“Let him do whatever seems good”


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Oh, the soap opera that is the kingship of David.  Seriously, some of ths goings ons in David’s household depicted in 2 Samuel would do well for a daytime Emmy.  Incest, rape, brothers and half-brothers plotting against each other about sisters and fathers with mothers and friends joining in.  It just twists and turns and convolutes.

We eventually get to a point where David has to flee Jerusalem because of the rebellion of Absalom.  What a mess.  On the way out, Zadok and the priests follow David with the Ark.  Now, if you were the legit King, annointed by God, you’d rather like having the Ark follow along and have the priests give you legitimacy.  But David does something rather weird…he sends them back.

Seriously?  You’ve got down right rebellion and you have the endorsement of the official “church”…and you turn it down?  Are you nuts?

I think, though, Solomon wasn’t the only wise king.  Check out David’s words.

Then the king said to Zadok, “Take the ark of God back into the city. If I find favor in the Lord ‘s eyes, he will bring me back and let me see it and his dwelling place again. But if he says, ‘I am not pleased with you,’ then I am ready; let him do to me whatever seems good to him.” The king also said to Zadok the priest, “Do you understand? Go back to the city with my blessing. Take your son Ahimaaz with you, and also Abiathar’s son Jonathan. You and Abiathar return with your two sons. I will wait at the fords in the wilderness until word comes from you to inform me.” So Zadok and Abiathar took the ark of God back to Jerusalem and stayed there. 2 Samuel 15:25-29 NIV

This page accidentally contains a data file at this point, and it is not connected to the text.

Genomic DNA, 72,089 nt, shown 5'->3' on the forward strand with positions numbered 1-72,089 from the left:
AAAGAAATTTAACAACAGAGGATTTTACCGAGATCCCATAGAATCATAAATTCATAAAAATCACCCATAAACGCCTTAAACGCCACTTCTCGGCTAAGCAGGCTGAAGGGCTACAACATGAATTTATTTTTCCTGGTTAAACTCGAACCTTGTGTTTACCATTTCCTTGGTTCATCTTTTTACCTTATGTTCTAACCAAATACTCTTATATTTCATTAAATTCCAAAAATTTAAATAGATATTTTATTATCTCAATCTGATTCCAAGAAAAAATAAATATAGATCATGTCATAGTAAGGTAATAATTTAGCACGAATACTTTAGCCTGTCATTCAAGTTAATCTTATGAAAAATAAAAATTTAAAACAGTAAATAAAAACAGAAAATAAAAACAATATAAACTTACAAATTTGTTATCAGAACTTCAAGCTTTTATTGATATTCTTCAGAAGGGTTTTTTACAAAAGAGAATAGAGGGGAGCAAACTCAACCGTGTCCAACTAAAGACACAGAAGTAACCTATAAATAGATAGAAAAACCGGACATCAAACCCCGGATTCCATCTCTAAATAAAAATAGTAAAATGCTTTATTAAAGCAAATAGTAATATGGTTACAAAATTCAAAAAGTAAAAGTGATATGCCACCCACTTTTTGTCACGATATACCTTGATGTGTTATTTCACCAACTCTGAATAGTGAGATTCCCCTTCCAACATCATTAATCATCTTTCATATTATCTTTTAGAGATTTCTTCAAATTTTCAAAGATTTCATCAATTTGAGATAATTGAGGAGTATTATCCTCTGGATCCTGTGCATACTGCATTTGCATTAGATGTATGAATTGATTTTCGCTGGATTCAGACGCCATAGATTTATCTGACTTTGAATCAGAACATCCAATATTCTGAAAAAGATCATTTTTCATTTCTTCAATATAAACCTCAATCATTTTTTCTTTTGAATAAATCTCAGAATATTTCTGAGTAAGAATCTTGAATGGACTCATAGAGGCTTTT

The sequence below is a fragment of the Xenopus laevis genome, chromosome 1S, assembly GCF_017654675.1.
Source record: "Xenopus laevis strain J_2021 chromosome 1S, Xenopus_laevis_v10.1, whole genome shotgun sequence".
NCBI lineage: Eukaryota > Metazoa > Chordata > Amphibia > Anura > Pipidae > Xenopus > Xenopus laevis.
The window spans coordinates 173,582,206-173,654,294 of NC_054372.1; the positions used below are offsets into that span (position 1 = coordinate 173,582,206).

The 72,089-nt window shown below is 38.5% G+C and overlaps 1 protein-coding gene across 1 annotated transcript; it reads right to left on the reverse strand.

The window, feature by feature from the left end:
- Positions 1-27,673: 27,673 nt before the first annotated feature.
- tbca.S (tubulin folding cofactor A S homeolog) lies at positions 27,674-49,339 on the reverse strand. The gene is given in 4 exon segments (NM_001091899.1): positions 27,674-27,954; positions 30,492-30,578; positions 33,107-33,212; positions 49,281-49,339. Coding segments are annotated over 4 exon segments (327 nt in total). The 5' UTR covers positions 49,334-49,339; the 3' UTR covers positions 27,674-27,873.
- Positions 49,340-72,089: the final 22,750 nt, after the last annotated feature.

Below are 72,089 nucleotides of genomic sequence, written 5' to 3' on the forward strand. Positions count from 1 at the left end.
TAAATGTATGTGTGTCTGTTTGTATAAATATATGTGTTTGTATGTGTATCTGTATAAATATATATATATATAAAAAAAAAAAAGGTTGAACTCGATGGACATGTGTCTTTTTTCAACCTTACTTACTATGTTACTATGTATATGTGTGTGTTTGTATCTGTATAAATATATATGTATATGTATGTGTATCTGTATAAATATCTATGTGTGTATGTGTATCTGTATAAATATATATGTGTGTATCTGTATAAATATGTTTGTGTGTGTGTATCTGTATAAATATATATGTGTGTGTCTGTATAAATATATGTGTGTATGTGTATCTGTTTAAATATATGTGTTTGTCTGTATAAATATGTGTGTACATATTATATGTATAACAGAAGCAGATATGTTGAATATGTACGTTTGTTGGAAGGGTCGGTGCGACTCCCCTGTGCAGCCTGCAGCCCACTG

This harkens back to what Samuel told the Israelites about Kings and reminds the reader of Deuteronomy 17:18-20 where Moses gives instrutions about what makes a good king.  Essentially, a good king is a king who recognizes his place before God and humbly submits to God, even if it threatens his position and power.  David sends the priests back to Jerusalem essentially to say that God is God in Jerusalem no matter whether or not David is King.

Wow.  I wish all leaders were like David here, whether political, corporate, or ecclesial.   Even we in positions of leadership in our families need to know that we are subject to God.  David does not accept the endorsement of the priests, not because he doesn’t want it, but because he recognizes that God is the real power behind the throne.  Humble submission…I wish we all did this, all the time.

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